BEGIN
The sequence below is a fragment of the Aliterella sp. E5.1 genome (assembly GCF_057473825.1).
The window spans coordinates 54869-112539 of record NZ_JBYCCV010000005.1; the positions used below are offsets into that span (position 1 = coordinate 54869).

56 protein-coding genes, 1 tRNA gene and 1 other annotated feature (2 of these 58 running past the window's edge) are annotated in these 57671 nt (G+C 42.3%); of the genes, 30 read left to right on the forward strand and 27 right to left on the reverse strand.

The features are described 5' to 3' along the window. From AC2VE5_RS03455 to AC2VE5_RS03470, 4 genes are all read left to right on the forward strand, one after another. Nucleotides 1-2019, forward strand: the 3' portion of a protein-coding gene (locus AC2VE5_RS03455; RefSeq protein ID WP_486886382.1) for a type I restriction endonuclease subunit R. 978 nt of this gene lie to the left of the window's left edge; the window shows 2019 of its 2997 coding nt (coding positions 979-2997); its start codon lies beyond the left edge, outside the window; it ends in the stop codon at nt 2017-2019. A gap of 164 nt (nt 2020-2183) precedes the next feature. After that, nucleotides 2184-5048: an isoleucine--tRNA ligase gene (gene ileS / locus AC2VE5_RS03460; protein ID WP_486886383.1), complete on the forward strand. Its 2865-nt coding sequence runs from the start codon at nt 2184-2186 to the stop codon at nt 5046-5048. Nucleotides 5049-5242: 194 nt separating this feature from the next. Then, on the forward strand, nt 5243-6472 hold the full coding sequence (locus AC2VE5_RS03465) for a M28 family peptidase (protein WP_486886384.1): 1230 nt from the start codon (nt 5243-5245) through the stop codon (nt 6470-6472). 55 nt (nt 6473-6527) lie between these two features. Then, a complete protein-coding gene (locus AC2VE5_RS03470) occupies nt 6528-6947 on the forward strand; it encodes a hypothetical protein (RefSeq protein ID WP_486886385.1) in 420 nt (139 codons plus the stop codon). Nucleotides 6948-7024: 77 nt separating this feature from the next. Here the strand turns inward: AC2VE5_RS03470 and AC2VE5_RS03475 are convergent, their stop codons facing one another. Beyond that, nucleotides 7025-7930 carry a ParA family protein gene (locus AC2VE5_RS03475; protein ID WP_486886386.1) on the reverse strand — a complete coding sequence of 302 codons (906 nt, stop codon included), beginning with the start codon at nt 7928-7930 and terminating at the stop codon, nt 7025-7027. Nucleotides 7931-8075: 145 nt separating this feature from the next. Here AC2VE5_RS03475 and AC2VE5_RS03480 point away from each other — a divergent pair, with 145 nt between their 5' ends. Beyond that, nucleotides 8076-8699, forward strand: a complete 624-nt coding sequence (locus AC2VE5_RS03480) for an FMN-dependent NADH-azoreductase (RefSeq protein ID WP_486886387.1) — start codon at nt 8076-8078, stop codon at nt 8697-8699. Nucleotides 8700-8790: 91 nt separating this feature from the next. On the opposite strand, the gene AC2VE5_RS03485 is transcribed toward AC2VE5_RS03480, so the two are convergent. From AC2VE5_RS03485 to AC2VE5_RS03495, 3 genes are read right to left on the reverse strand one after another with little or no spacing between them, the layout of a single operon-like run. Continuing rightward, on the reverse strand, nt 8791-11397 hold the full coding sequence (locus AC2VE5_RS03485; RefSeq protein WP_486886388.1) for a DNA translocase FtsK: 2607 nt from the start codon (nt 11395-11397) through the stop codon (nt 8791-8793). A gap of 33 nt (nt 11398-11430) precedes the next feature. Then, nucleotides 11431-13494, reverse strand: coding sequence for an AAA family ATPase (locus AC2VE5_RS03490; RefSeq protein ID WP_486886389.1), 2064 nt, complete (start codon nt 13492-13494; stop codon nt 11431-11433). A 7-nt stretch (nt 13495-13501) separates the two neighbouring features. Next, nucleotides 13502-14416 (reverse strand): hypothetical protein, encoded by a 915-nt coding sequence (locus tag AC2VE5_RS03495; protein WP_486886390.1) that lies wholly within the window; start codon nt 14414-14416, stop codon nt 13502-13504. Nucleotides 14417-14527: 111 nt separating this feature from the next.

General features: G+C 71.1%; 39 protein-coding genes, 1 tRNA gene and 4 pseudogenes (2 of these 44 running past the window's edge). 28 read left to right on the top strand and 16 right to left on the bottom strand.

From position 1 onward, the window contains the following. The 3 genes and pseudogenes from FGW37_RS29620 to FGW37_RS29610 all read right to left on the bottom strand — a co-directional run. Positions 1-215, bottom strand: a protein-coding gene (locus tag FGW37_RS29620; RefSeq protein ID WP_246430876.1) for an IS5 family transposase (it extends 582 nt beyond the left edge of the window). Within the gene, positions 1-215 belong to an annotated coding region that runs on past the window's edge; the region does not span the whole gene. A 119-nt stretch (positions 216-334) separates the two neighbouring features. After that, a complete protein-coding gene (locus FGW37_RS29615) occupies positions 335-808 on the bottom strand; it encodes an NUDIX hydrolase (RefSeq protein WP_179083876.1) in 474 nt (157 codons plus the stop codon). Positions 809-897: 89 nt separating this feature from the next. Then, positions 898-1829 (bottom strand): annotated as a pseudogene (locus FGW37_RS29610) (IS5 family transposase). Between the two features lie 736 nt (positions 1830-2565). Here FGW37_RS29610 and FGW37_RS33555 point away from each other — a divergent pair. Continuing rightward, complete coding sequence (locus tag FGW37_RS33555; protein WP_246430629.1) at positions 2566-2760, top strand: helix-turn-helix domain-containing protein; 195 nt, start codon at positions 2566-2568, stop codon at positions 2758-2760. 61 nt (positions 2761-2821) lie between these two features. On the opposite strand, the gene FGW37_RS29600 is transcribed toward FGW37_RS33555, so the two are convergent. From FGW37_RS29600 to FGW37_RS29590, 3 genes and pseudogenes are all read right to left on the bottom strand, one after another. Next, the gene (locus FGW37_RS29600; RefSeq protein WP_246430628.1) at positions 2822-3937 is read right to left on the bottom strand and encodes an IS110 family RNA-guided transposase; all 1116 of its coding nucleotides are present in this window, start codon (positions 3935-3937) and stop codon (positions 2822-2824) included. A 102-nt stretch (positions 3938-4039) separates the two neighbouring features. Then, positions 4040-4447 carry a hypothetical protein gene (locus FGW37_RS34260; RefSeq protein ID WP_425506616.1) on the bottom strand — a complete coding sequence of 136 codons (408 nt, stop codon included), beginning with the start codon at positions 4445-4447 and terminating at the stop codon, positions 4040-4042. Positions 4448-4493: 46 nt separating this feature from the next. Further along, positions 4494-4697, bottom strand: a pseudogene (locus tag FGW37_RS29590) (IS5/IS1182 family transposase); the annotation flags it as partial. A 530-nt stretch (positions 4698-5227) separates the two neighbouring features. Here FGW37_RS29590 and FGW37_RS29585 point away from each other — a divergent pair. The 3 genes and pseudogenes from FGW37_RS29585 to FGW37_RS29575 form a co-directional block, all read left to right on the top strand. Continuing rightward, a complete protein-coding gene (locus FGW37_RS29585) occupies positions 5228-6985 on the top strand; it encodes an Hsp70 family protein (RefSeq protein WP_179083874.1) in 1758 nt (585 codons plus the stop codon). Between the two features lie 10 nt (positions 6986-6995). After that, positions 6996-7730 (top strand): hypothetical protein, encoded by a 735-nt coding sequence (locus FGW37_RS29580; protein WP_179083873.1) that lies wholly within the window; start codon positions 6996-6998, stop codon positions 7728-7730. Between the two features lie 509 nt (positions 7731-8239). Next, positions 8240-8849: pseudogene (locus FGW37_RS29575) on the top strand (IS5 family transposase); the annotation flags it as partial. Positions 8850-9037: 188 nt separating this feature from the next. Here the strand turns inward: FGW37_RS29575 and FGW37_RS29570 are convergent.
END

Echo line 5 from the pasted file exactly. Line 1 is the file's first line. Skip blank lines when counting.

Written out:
General features: G+C 71.1%; 39 protein-coding genes, 1 tRNA gene and 4 pseudogenes (2 of these 44 running past the window's edge). 28 read left to right on the top strand and 16 right to left on the bottom strand.